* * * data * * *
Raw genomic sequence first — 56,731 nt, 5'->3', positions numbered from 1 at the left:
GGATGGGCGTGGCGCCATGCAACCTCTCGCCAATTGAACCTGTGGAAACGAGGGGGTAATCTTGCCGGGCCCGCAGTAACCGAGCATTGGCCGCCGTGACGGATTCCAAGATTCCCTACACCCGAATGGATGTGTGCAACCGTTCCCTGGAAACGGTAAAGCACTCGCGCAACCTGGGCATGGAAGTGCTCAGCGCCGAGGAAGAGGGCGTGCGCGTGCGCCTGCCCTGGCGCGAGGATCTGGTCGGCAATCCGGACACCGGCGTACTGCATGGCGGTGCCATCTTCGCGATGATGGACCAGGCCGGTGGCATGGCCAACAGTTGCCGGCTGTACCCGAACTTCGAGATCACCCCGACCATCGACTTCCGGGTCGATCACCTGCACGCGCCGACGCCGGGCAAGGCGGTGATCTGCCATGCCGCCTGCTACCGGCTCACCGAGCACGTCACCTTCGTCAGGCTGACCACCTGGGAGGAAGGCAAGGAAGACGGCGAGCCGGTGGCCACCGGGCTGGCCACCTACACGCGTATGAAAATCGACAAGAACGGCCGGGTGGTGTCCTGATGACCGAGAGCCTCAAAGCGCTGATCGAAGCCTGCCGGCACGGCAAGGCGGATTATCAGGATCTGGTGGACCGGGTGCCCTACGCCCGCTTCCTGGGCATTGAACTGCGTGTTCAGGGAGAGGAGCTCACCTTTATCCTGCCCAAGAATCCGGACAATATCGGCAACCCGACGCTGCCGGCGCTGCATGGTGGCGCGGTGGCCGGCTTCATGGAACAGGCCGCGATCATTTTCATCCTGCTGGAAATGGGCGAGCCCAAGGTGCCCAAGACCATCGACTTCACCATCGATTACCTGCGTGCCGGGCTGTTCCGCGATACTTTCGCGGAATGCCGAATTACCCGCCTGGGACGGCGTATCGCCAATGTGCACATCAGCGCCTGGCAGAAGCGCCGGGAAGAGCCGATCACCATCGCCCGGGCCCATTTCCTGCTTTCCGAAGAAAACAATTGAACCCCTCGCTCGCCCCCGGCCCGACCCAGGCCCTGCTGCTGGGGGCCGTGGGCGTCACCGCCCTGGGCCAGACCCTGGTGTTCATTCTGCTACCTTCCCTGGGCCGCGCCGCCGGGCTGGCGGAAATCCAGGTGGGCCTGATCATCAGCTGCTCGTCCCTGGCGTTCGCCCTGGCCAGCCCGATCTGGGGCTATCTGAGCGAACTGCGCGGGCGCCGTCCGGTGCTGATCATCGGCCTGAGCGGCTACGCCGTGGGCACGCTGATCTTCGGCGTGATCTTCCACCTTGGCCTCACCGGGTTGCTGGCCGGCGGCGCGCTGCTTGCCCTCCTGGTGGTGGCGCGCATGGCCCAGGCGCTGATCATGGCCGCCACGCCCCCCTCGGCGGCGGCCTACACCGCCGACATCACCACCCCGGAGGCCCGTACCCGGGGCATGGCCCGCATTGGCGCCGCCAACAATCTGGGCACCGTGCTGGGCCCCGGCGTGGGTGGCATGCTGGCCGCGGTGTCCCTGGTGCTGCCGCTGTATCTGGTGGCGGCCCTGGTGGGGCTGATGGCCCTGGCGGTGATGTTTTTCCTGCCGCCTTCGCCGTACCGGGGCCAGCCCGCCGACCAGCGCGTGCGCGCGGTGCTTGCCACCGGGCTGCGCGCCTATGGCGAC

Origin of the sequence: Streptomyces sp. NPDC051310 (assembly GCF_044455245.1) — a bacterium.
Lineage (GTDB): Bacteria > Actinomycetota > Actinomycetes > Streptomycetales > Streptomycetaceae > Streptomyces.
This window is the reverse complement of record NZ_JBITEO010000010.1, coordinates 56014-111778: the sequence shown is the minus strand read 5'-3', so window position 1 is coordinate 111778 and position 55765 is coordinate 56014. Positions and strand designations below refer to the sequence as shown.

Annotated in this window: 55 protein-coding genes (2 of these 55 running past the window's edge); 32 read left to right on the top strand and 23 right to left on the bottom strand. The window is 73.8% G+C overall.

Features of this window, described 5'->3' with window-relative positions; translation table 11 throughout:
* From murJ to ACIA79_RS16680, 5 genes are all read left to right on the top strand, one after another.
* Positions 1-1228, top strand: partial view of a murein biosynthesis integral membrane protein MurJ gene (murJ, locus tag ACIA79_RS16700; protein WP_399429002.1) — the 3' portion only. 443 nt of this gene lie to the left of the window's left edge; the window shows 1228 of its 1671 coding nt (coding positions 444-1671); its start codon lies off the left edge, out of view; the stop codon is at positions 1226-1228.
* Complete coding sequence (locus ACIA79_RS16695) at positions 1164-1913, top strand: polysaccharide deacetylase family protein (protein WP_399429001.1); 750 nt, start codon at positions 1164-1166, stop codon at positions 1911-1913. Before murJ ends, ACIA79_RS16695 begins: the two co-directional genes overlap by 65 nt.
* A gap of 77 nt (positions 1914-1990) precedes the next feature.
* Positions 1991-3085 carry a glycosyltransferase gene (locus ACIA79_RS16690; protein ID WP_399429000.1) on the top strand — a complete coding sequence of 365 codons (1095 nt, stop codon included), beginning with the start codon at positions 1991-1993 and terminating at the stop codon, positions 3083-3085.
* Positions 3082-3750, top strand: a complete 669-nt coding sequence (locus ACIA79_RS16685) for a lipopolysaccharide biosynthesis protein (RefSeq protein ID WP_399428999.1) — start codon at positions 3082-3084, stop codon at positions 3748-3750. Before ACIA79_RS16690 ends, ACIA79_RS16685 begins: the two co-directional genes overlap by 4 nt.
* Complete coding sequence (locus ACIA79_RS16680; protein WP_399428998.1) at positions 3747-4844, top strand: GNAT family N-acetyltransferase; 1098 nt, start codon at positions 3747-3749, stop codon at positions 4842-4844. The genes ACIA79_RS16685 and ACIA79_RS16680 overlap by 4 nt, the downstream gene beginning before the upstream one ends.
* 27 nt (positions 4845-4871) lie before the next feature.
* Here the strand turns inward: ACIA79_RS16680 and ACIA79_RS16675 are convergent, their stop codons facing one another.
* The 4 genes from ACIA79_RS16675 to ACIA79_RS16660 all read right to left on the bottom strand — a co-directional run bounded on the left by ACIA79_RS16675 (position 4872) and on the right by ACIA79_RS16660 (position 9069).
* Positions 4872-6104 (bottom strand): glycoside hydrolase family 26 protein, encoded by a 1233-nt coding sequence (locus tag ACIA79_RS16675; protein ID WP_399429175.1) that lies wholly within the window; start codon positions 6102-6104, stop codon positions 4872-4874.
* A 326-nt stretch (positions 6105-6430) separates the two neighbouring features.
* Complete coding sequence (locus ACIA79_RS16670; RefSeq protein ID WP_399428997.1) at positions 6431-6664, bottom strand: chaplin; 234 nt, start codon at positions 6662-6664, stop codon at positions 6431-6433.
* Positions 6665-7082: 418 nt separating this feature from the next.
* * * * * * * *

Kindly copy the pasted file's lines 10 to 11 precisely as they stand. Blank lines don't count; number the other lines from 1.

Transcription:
* Complete coding sequence (locus ACIA79_RS16695) at positions 1164-1913, top strand: polysaccharide deacetylase family protein (protein WP_399429001.1); 750 nt, start codon at positions 1164-1166, stop codon at positions 1911-1913. Before murJ ends, ACIA79_RS16695 begins: the two co-directional genes overlap by 65 nt.
* A gap of 77 nt (positions 1914-1990) precedes the next feature.